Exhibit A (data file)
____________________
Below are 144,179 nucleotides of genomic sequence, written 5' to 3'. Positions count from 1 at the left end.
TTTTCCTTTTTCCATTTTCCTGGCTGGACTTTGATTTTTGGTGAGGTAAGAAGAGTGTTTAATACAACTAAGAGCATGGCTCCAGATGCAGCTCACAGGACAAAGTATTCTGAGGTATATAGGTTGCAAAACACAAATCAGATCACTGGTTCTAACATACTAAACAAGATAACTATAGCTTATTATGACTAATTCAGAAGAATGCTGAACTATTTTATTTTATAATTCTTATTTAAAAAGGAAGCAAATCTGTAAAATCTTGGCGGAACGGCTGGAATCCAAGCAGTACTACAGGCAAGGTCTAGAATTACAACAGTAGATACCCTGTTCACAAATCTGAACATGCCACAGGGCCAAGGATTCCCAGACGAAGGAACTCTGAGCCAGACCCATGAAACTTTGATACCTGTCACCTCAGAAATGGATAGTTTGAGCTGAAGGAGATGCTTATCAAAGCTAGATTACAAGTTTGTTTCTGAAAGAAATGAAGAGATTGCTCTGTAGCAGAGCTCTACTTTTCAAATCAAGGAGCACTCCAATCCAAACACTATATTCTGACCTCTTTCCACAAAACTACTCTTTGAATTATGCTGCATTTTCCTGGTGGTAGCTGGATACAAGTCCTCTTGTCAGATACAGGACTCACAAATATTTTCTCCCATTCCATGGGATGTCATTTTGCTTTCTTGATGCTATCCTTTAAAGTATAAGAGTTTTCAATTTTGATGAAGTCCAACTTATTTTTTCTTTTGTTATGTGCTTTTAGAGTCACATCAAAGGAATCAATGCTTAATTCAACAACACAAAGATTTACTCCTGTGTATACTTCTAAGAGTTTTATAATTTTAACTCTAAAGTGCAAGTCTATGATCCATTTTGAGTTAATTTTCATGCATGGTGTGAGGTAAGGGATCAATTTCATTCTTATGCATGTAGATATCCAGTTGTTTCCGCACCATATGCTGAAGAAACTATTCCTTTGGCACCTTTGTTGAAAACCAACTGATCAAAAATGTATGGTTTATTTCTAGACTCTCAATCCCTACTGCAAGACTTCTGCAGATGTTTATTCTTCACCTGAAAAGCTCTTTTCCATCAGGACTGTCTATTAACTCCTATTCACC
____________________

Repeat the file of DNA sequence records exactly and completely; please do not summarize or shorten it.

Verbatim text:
Below are 144,179 nucleotides of genomic sequence, written 5' to 3'. Positions count from 1 at the left end.
TTTTCCTTTTTCCATTTTCCTGGCTGGACTTTGATTTTTGGTGAGGTAAGAAGAGTGTTTAATACAACTAAGAGCATGGCTCCAGATGCAGCTCACAGGACAAAGTATTCTGAGGTATATAGGTTGCAAAACACAAATCAGATCACTGGTTCTAACATACTAAACAAGATAACTATAGCTTATTATGACTAATTCAGAAGAATGCTGAACTATTTTATTTTATAATTCTTATTTAAAAAGGAAGCAAATCTGTAAAATCTTGGCGGAACGGCTGGAATCCAAGCAGTACTACAGGCAAGGTCTAGAATTACAACAGTAGATACCCTGTTCACAAATCTGAACATGCCACAGGGCCAAGGATTCCCAGACGAAGGAACTCTGAGCCAGACCCATGAAACTTTGATACCTGTCACCTCAGAAATGGATAGTTTGAGCTGAAGGAGATGCTTATCAAAGCTAGATTACAAGTTTGTTTCTGAAAGAAATGAAGAGATTGCTCTGTAGCAGAGCTCTACTTTTCAAATCAAGGAGCACTCCAATCCAAACACTATATTCTGACCTCTTTCCACAAAACTACTCTTTGAATTATGCTGCATTTTCCTGGTGGTAGCTGGATACAAGTCCTCTTGTCAGATACAGGACTCACAAATATTTTCTCCCATTCCATGGGATGTCATTTTGCTTTCTTGATGCTATCCTTTAAAGTATAAGAGTTTTCAATTTTGATGAAGTCCAACTTATTTTTTCTTTTGTTATGTGCTTTTAGAGTCACATCAAAGGAATCAATGCTTAATTCAACAACACAAAGATTTACTCCTGTGTATACTTCTAAGAGTTTTATAATTTTAACTCTAAAGTGCAAGTCTATGATCCATTTTGAGTTAATTTTCATGCATGGTGTGAGGTAAGGGATCAATTTCATTCTTATGCATGTAGATATCCAGTTGTTTCCGCACCATATGCTGAAGAAACTATTCCTTTGGCACCTTTGTTGAAAACCAACTGATCAAAAATGTATGGTTTATTTCTAGACTCTCAATCCCTACTGCAAGACTTCTGCAGATGTTTATTCTTCACCTGAAAAGCTCTTTTCCATCAGGACTGTCTATTAACTCCTATTCACC